Hema is a Dutch brand where I love to buy my undergarments. It has been a household name in Netherlands for decades, known for its nice stores and good quality products. Most garments either have a label that says ‘biological cotton’, or ‘responsible cotton’. This gave me the impression that my undies were honestly and sustainably produced. The other day I was in one of the stores and my eye fell on these labels again. I wondered: what is the difference between biological and responsible cotton?
Some online research soon taught me that the difference is rather simple. What surprised me, however, was the way in which the word ‘sustainable (or in Hema’s case ‘responsible’)’ is used by the fashion industry. Whilst large fashion brands are using this label as a marketing tool, sustainable cotton is not all that sustainable.
In short, biological cotton is produced without the use of chemicals, genetically modified seeds* and fertilizer. Globally, there are two quality marks (or standards/certificates) for this type of cotton: the Organic 100 Content Standard (OCS) and the Global Organic Textile Standard (GOTS). If a brand claims to be using biological cotton, its clothes should have either of these quality marks. Clothing with the GOTS mark is made of at least 70% biological cotton and that with a OCS mark of 100%. In addition, the cotton should be traceable to its farmer. Of these two standards, GOTS is the most elaborate. They take processing of the cotton and the additional social conditions into account when they award garments with their certificate [Source: About Organic Cotton]. See the video below to get a better understanding of GOTS.
The case of sustainable cotton is more problematic. There is no common definition of sustainable produce and/or material in the fashion industry. Even H&M, a brand that presents itself as a forerunner in sustainable materials, does not elaborate on what sustainability actually means in the industry [Source: Fast Company]. There are many different types of fabric and each has its own pro’s and con’s in terms of sustainability. Synthetic clothing is considered more durable, but is not biodegradable and pollutes the ocean with micro-plastic when using a washing machine. Though cotton is biodegradable, it requires an immense amount of water to produce. We could ask ourselves whether there is even such a thing as sustainable cotton.
The Better Cotton Initiative (BCI) keeps appearing in my search. It is a program that was founded by H&M amongst others. It aims to reduce the use of chemicals and water in the production of cotton by those farmers that are not able to produce biological cotton. Within the program, farmers are trained to change their production and they receive a fair price for their cotton. Many big brands (H&M, Hema, Decathlon, etc.) buy cotton through BCI and market the garments that they produce with this cotton as sustainable. Unfortunately, this is often still cotton that is produced with genetically modified seeds* and chemicals. Moreover, BCI only focuses on the production of cotton, not on the following production steps into garments. This means they can still be produced under bad conditions and/or by children (which is also possible for garments with the OCS standard) [Source: Keurmerken-wijzer].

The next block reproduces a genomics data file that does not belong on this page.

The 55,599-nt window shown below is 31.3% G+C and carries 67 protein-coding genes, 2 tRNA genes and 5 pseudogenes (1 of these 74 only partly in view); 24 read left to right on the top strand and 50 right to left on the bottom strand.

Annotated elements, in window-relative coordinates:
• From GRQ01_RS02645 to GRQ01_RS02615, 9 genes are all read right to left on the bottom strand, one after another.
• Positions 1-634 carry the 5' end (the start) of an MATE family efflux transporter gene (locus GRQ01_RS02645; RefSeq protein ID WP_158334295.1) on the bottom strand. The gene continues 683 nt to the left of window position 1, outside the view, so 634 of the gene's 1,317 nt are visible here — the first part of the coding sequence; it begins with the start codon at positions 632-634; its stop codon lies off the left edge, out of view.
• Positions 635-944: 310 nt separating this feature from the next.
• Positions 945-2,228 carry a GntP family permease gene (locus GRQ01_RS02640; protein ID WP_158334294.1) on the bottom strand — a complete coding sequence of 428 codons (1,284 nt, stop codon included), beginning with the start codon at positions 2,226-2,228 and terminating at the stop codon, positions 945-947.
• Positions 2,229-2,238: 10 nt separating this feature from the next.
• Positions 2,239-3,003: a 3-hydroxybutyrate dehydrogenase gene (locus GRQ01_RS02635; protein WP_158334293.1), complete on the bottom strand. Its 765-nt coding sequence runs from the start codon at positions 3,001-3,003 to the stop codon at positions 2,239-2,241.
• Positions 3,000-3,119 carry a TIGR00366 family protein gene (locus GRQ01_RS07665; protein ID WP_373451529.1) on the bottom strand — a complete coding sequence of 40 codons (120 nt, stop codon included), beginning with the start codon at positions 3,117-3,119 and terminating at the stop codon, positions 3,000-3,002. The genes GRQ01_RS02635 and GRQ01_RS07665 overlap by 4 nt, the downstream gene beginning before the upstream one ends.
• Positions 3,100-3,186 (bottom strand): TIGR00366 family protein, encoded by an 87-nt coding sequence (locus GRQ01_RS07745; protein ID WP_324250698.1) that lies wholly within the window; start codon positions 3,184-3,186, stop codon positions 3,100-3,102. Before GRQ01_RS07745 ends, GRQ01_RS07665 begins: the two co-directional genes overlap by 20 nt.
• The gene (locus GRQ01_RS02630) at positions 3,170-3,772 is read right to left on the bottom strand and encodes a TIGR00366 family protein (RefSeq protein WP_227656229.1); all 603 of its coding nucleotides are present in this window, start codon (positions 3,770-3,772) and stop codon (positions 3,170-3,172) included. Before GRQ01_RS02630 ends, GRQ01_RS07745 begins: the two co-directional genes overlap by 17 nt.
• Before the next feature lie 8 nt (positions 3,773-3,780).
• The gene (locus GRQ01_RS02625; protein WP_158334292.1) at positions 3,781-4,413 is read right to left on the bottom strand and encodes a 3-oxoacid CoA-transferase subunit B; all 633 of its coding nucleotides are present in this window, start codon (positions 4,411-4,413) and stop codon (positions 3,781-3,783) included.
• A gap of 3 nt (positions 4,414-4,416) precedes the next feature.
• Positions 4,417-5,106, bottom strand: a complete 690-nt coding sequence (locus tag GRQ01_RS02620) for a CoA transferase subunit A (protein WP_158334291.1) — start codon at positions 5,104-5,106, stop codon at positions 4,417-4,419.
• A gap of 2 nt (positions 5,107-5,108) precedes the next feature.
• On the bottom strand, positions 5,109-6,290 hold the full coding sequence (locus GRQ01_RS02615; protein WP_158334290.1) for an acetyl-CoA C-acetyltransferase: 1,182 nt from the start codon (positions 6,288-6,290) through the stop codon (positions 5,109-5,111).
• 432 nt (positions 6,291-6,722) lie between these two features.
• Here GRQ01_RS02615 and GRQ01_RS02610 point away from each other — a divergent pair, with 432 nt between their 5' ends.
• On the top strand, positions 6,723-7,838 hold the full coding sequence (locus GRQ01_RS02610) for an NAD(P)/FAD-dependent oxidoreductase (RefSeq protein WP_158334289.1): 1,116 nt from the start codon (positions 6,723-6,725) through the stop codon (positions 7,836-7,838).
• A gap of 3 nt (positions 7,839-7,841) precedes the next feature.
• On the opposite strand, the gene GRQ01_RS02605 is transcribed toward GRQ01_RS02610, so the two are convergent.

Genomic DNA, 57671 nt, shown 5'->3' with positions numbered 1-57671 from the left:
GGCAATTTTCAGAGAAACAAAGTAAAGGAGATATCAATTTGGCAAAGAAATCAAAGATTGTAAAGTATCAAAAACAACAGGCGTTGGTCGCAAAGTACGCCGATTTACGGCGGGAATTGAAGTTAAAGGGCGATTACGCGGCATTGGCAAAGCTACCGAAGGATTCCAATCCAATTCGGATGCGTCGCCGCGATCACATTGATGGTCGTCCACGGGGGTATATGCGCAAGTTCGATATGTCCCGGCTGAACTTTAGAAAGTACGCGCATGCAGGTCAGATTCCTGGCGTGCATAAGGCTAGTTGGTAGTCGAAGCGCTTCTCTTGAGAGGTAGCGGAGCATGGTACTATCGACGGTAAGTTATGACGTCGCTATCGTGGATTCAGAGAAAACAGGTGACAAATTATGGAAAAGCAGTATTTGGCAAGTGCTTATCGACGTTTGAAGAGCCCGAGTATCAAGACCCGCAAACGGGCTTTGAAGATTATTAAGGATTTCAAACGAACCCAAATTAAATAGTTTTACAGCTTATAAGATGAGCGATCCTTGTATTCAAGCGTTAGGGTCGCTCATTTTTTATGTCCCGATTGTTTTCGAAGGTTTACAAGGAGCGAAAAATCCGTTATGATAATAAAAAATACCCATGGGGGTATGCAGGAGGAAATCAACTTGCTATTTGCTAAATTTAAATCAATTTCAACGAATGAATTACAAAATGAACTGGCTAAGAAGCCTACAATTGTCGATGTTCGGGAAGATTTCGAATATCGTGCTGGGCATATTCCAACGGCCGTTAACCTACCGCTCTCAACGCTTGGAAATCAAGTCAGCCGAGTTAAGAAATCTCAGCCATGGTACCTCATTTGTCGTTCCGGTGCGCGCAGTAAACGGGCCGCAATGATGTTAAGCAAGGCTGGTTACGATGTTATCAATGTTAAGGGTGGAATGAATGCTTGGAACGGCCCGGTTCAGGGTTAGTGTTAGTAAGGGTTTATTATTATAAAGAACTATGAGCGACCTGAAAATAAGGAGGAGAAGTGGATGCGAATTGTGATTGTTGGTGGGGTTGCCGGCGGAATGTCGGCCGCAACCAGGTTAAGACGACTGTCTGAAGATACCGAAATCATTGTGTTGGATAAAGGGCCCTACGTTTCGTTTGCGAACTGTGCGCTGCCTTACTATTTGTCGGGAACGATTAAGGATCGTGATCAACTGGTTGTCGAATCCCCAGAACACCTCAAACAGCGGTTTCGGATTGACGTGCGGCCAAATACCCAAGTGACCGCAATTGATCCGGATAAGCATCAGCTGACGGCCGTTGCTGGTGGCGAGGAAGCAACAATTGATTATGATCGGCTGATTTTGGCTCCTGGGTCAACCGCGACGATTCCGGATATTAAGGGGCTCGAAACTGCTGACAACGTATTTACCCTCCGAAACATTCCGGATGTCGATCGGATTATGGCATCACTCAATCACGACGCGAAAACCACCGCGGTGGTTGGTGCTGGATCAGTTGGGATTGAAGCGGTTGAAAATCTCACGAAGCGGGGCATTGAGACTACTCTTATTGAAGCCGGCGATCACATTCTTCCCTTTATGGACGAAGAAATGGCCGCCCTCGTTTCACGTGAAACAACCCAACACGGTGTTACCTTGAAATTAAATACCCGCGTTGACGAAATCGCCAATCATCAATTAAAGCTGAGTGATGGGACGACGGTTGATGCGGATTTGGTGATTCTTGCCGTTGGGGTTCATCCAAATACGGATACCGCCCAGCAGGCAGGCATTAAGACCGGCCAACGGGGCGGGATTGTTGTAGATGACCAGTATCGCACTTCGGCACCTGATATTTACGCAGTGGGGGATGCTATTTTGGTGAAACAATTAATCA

Most brands share their use of biological and/or ‘sustainable’ cotton on their website. If you look up your favorite brands you will notice that some of them will refer to the Better Cotton Initiative. This search opened my eyes to the labels of ‘sustainable cotton’ and even ‘biological cotton’ that we find in stores. It taught me that these labels do not mean that the production of garments was not harmful for the natural and social environment. Shopping for sustainable undies thus became a bigger challenge for me.
* It was rather difficult to find reliable information on the problems surrounding genetically modified seeds in the cotton industry. The sources that I found [Groene Amsterdammer 2013; Oneworld 2018; Indian Express 2016] seem to suggest the following. Many farmers use modified cottonseeds from companies such as Monsanto/Bayer and Cargill. These seeds were made to resist particular strong pesticides used by the farmers and typically provided by the same companies. These pesticides kill everything on the land, except for the cotton seeds and plants. As the companies have a patent on their seeds, farmers have to buy seeds for every harvest, whereas usually seeds are a byproduct of it. After some harvests, the yield of the land declines, because it is affected by the pesticides. The company offers different seeds that indeed provide a new harvest, but need even more pesticide. This cycle repeats itself until the land is poisoned and the plants that grow on it barely provide any cotton. Farmers are left with huge debts and barren land. Aside from all that, there are cases in which the (likely carcinogenic) pesticides polluted the drinking water of surrounding villages. These problems seem to have happened over the past ten years in India, Burkina Faso and America, countries where the produce of cotton is a big and important industry.
The original version of this article was published on this website in Dutch on 7 January 2020. Read it here.